THE COUNT GUELL AND ANTONI GAUDI
Eusebio Guell y Bacigalupi, known as the Count Guell, was the second richest person in Spain in the early 1900’s. He was a Renaissance man interested in art, science and business. Never afraid of sticking to his choices even if they went against the social thinking. The became the architect’s Antoni Gaudi best friend and most important patron, besides the Catholic church.
Today we are going to learn who was Eusebi Guell, where he came from and who were the significant people in his life.
What you need to know to understand the importance of Count Eusebio Guell
Why does the name "Guell" ring a bell?
Count Eusebi Guell commissioned Gaudi a long list of projects, and you are bound to have heard of them. Maybe are even planning to visit some of them! Let’s review them together:
- Park Guell. The most important project they did together was actually a failure. Guell had planned an entire land development of 60 villas in the hills North of Barcelona. Only 2 of them were finally built, and what’s’ worst: one was bought by a friend, and the other went to Gaudi. However, the facilities that the architect had time to build before the project was stopped will take you to a land of fantasy and fairy tales.
- Palau Guell. Gaudi was also in charge of building an impressive mansion right off the end of La Rambla. The Count hoped that the influence of the high society coming visiting would eventually help improving the situation of one of the worst and most dangerous districts in town (not that he was successful). Nonetheless, the visit shows you how Gaudi adapts to the opulence of the residence of a lord.
- Guell Colony (or Cripta Guell). The working class had started using violence to fight for their rights. Strikes spread chaos around Barcelona. Eusebio Guell understood the need of protecting his own employees from such bad influences. He then moved his textile factory to the countryside, where he created an industrial colony. There the workers would be isolated from the revolutionary and find everything they needed to live a simple life. They’ll find work (factory), food (from the factory co-op store), education (school) and spirituality (church). Gaudi was in charge of building that last one. Unfortunately, after finishing its basement (the crypt) he was told it was enough and couldn’t complete the rest.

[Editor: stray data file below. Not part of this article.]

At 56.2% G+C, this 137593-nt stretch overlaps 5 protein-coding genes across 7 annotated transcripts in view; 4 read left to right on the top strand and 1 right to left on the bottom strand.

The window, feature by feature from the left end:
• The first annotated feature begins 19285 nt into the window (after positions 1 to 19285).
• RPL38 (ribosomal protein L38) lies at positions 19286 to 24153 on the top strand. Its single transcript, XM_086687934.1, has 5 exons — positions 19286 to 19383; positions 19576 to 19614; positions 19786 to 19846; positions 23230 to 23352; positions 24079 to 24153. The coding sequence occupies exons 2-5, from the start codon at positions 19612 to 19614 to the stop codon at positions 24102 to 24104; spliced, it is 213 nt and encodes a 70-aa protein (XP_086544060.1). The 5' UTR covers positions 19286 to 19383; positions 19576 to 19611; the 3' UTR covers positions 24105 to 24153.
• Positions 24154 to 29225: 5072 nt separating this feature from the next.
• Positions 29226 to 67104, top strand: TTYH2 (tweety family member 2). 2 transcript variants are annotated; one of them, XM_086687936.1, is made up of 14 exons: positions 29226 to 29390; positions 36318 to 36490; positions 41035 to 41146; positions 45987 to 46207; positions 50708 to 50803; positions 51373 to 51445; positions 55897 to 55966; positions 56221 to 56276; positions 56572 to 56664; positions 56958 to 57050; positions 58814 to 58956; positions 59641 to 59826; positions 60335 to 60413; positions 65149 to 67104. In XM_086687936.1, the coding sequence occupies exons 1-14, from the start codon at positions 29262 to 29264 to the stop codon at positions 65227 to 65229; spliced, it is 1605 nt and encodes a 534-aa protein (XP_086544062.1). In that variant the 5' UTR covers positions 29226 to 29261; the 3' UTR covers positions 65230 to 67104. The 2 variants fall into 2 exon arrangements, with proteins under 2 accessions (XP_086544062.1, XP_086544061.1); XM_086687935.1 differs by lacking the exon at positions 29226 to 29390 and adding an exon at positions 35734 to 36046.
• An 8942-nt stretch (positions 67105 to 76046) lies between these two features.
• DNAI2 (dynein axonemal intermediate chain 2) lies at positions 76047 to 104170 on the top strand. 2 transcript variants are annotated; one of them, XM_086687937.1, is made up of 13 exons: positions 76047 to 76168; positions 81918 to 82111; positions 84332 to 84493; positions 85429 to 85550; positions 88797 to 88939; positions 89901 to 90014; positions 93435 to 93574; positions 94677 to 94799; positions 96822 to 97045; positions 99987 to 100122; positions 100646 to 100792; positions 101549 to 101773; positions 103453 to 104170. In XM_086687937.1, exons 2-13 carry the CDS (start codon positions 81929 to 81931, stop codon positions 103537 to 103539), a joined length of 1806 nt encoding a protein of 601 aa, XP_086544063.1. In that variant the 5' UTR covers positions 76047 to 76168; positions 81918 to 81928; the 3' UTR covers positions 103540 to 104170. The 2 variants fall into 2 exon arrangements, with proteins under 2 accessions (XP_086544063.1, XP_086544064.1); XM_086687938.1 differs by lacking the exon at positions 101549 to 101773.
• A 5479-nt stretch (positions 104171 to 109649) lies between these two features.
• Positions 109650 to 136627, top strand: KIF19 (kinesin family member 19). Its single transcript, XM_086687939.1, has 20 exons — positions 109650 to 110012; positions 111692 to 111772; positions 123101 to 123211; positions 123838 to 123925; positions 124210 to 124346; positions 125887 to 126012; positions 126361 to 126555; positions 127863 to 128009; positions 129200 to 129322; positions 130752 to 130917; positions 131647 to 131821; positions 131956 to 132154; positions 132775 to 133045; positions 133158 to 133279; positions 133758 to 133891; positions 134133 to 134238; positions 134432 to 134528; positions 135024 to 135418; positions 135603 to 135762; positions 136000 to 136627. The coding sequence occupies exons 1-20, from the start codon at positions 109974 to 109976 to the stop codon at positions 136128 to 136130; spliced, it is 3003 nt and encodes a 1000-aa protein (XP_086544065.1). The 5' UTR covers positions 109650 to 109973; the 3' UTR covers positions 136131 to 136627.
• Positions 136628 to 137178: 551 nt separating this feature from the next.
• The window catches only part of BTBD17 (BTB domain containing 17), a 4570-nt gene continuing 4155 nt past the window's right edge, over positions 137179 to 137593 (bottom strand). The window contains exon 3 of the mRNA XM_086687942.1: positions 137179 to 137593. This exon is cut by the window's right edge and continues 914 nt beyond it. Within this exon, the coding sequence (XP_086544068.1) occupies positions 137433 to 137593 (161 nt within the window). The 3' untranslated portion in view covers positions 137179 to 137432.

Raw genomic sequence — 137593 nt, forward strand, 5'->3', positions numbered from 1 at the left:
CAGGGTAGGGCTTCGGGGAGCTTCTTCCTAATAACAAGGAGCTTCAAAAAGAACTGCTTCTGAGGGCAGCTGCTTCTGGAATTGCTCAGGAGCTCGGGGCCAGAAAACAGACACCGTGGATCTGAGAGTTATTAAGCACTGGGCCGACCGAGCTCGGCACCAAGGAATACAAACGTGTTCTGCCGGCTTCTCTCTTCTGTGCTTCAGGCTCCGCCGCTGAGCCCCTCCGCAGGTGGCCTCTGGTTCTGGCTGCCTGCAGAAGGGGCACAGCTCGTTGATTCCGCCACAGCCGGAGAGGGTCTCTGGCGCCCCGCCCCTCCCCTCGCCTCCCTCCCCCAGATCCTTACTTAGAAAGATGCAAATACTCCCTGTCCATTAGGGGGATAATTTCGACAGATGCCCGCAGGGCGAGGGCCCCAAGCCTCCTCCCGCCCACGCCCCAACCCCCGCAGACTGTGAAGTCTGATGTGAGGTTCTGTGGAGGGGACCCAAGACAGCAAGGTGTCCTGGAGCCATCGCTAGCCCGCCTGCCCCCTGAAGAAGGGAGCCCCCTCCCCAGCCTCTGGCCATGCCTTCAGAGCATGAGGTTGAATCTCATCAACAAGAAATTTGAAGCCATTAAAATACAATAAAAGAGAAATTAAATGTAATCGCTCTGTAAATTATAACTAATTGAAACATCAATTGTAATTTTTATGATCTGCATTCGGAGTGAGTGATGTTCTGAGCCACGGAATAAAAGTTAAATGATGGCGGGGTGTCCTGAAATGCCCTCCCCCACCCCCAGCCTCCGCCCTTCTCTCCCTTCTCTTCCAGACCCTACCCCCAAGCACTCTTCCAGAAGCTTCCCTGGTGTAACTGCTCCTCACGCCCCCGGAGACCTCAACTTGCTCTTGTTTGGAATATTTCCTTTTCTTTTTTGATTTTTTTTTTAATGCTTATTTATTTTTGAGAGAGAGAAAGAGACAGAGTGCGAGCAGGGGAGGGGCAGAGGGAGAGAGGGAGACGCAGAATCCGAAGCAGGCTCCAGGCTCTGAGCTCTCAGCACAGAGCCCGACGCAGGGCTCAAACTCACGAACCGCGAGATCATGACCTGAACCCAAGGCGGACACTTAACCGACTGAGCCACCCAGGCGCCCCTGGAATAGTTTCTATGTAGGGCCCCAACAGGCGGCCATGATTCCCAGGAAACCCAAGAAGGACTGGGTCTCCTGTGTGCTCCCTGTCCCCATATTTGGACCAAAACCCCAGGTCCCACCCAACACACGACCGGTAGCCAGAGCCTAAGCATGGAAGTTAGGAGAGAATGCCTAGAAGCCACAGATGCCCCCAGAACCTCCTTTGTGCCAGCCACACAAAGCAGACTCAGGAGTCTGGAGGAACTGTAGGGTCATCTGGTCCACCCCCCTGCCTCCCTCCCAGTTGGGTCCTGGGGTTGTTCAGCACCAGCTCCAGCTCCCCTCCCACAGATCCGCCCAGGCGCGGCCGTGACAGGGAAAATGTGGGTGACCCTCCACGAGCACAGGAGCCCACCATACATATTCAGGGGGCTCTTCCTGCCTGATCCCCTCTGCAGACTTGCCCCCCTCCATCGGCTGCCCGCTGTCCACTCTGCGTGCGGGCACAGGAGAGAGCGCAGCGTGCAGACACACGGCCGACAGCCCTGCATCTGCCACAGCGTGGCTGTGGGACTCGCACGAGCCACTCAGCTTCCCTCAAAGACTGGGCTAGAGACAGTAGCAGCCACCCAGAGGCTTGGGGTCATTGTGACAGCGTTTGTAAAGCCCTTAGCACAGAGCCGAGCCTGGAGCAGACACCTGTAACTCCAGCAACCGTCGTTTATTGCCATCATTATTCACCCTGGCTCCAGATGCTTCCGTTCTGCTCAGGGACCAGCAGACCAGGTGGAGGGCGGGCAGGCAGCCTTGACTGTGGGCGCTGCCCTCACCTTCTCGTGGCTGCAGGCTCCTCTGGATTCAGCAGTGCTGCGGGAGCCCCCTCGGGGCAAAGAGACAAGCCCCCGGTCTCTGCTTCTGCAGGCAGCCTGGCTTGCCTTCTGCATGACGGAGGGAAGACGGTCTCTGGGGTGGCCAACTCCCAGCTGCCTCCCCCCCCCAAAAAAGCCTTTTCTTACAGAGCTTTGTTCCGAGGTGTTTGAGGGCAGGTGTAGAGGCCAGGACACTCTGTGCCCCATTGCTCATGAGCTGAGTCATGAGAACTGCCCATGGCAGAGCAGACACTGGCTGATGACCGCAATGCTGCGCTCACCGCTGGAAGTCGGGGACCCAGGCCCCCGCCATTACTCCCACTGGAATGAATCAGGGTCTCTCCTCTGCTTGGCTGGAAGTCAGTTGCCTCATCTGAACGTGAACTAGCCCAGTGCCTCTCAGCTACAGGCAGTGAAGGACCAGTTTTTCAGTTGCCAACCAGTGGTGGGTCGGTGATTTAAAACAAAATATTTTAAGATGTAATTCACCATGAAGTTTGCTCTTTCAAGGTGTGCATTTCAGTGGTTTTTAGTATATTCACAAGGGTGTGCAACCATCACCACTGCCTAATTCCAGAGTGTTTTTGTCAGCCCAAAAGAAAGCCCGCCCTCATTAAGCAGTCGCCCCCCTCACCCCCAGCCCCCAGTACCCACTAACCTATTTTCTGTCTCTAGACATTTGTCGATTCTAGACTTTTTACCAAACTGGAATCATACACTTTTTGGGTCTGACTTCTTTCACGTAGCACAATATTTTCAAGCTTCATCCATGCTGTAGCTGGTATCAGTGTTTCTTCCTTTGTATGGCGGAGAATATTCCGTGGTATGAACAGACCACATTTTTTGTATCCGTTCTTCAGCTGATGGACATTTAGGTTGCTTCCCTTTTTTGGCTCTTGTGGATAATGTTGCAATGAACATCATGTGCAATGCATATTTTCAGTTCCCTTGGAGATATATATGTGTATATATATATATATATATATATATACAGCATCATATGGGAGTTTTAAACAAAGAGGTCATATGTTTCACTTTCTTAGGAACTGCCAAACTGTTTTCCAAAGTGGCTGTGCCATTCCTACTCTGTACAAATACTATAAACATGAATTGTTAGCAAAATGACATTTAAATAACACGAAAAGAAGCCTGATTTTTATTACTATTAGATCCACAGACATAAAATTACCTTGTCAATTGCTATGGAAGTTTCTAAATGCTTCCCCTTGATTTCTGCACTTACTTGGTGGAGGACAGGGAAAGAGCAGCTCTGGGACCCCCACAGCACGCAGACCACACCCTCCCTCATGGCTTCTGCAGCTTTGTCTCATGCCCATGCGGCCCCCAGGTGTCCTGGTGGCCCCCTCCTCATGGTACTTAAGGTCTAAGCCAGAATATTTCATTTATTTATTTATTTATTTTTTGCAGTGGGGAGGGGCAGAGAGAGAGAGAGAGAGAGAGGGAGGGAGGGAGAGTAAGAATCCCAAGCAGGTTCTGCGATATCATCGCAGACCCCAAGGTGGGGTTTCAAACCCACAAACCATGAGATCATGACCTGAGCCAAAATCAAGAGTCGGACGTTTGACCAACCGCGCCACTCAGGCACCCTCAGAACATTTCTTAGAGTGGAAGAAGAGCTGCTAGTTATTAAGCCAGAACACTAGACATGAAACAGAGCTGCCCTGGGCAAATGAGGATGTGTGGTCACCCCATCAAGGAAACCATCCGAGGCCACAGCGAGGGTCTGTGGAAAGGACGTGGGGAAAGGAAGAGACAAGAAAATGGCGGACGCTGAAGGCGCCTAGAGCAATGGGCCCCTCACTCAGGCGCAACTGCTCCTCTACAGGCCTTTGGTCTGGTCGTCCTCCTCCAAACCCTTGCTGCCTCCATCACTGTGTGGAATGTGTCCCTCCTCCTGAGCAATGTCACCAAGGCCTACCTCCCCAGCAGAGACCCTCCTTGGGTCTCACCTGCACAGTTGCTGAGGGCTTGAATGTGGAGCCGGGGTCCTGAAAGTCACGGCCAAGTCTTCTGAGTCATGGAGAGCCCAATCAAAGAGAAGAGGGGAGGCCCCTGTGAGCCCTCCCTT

- Guell Pavilions. The Guell family owned a real state in what was the suburbs of Barcelona. Gaudi was asked to build the entrance pavilions, one for the concierge and the other used as stables. The rough iron gate featuring a dragon and inspired in the story Hercules trip to the Hesperides garden, is quite stunning. Too bad not too many tourists have the time to ride all the way to Pedralbes just to see a pretty gate…
- Guell Cellar. The count owned a huge stone quarry near Sitges, and he asked Gaudi to build a wine cellar and some hunting pavilions for him in the area. The hunting pavilions were never done, but the cellar is now a restaurant used mostly for private events. You can see it for a few seconds from the highway on the way back to Barcelona from Sitges.
Besides all these projects that bear the name Guell, there were a few other commissions that Gaudi received thanks to the count contacts: the Capricho in Comillas, the Bishop palace of Astorga, the Casa Botines in Leon, the Artigas gardens, the Xalet Catllarà…
But who was that man that played such an important part in Gaudi’s life? Keep reading to be fascinated!
The Güell Family: his father Joan
The Count Guell was born in 1846, only male child of Joan Güell and Francesca Bacigalupi, who passed away only 20 days after giving birth to his son. His father married again, to his sister-in-law (such kind of “substitutions” were pretty common in those times). Unfortunately, his second wife died also after giving birth to her only baby girl.
Joan Guell was the son of a farmer and dressmaker. The family struggled, so Joan emigrated to the Americas. After a first stop in Santo Domingo, he headed to Cuba, where he amassed a fortune mostly due to slave trade. That was some 50 years before slavery would be abolished in Spain, and 20 before his son Eusebio would be born.
Back to Spain in 1830 he entered the heavy machinery business applied to textile industry. Later on, he took on the textile factory of his brother-in-law when he passed away. From there his wealth would only grow, as he never stopped studying. When the working class started revolting and rioting, Eusebio was just a 10yo kid. Joan decided to spending more time in the countryside and in France. That’s when he became active in the local and national political life and writing for the press.
Wife and Father in law: the Lopez family
Thirty years older than Eusebi Guell, Antonio López y López was born in Comillas, in the Northern region of Cantabria. His family was poor, and his father passed away when he was just 6yo. Emigrating to South of Spain didn’t work, so at some point in his twenties he took a ship to Cuba (still part of the Spanish Empire in those times).